With his family held for ransom, the head security executive for a global bank is commanded to loot his own business for millions in order to ensure his wife and children's safety. He then faces the demanding task of thwarting the kidnapper's grand scheme, which makes him look guilty of embezzlement. Written by
Equifax, one of the most known risk management companies in the world and which is in the New York Stock Exchange, was a special consultant for the film's director, actors and producers. See more »
When Jack goes to the bank at Seatac Airport to authorize the "reverse" wire transfers he would not be able to authorize a "reverse" wire from the bank where he was at. Only the bank where the funds originated can authorize a wire transfer to another institution. Secondly wire transfers do not happen instantaneously as depicted. They have to go through the Federal Reserve. It was late at night in this scene and the Federal Reserve closes at 6 p.m. EST. In Seattle that means that any wire originated after 3 P.M. would not have taken place until the next business day and even then could have taken up to 2 hours. See more »
I was quite surprised that Massive Attack's Angel was chosen to accompany the opening credits, which consisted for mostly CCTV / voyeuristic shots of a team conducting surveillance on the movements of Harrison Ford's Jack Stanfield and his family. I know it's a cool track, but Angel is perhaps becoming one of the more overused tracks in Hollywood pictures already.
But it hints well at what Firewall is going to become. Cliché and overused sequences which will probably make you scream "haven't I seen this somewhere before"? Firewall offered nothing very new in terms of plot outline, as it contains modified scenes from even Ford's own works like Air Force One (the family's survival being threatened, and it's up to one man to save the day) and The Fugitive (the frame up and one man's run from the law). Ford has already become comfortable in the role of an all-American one man hero, that this role offered no surprises at all.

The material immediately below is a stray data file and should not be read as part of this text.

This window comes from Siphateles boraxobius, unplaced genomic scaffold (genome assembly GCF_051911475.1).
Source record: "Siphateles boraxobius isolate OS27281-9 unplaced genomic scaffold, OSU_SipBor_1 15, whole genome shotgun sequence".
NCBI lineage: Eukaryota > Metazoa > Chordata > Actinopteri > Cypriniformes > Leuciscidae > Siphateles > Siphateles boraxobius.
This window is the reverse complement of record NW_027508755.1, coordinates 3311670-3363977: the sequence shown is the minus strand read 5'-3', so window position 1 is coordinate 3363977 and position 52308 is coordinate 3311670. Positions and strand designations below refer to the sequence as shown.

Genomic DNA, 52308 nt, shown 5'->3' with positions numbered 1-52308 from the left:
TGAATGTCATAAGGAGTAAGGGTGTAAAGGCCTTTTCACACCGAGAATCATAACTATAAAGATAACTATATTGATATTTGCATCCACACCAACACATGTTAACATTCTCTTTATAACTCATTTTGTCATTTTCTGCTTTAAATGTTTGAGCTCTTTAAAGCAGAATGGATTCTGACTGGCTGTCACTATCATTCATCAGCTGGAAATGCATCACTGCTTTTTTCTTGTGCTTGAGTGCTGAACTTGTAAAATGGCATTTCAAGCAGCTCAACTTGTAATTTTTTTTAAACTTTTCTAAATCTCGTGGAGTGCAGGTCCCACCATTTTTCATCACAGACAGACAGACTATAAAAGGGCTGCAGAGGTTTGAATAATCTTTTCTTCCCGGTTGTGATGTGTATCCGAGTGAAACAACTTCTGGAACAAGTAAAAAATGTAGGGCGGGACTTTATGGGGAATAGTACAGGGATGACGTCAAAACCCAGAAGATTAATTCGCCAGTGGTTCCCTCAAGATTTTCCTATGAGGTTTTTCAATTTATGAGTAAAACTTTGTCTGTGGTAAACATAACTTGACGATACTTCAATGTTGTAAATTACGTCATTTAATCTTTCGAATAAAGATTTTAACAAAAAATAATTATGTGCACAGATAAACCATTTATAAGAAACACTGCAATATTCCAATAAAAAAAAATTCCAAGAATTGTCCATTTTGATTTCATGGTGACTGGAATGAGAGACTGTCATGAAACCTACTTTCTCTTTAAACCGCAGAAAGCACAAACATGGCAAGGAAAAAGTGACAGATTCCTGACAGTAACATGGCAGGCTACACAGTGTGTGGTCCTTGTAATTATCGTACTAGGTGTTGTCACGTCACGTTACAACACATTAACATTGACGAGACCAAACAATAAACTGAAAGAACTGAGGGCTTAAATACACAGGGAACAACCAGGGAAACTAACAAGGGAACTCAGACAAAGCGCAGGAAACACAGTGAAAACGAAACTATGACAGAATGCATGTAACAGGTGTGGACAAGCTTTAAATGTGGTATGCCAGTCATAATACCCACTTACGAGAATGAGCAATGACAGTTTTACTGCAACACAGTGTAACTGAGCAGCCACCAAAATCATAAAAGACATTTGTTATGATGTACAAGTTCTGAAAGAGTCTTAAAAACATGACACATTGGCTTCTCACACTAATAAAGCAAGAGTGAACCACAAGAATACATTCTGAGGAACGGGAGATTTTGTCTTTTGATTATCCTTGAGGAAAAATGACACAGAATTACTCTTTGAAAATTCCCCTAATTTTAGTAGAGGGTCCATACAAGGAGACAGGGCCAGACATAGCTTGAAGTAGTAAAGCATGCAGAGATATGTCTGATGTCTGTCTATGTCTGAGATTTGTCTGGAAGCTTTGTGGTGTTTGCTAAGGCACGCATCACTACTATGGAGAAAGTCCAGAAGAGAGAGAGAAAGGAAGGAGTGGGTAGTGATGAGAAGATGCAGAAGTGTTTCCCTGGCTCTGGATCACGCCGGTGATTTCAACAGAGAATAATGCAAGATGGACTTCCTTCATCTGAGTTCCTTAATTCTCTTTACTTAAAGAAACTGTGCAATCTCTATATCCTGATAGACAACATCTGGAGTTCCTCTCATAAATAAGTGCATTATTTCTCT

It's basically standard fare with the usual chases and action fight sequences. Stansfield is a VP of (network) security of a bank, and has designed the bank's software, with other operational duties like making sure the bank can respond to external online threats. However, as the saying goes, almost 80% of intrusion are committed knowingly or unknowingly from the inside, and with a head honcho part of the act, you can be sure that he has the know-how to siphon out cash if he wants to.
In comes Bill Cox (Paul Bettany), scheming con man, who with his team of merry men, take Stanfield's family hostage and lapses into the usual psycho-mumbo-jumbo routine. With the family's antics at escaping, you really wonder if Cox, as a villain, has what it takes to call the shots in a hostage situation. While he might have the upper hand, it's his weakness in being ruthless to the hostages that proved his downfall, and make him a very weak cinematic villain. Here's someone who would rather shoot at his own men than to teach them hostages a lesson. Probably he has this noble subscription to "women and children first". And it doesn't help when there's the usual good guy amongst his merry men who offers the family sympathy points.
Word of caution though, for those who might think that this film offers some cool technology on screen. Leave the techno-babble at the door, there's no "firewall" to hack into in the first place, and the "hacking" is actually a no-brainer. And unless the USA offers wireless internet access like everywhere, it's pretty incredible with what a laptop can do in the movie.
It has your expected twists and seemingly smart moments, but nothing that will truly make you go "wow". The fist fight choreography can get pretty intense, however, there's no need to reach the end of the road before you know who's gonna emerge tops. It isn't exactly a bad movie, but one which doesn't even have a single sequence that can redeem this picture from really bad mediocrity.
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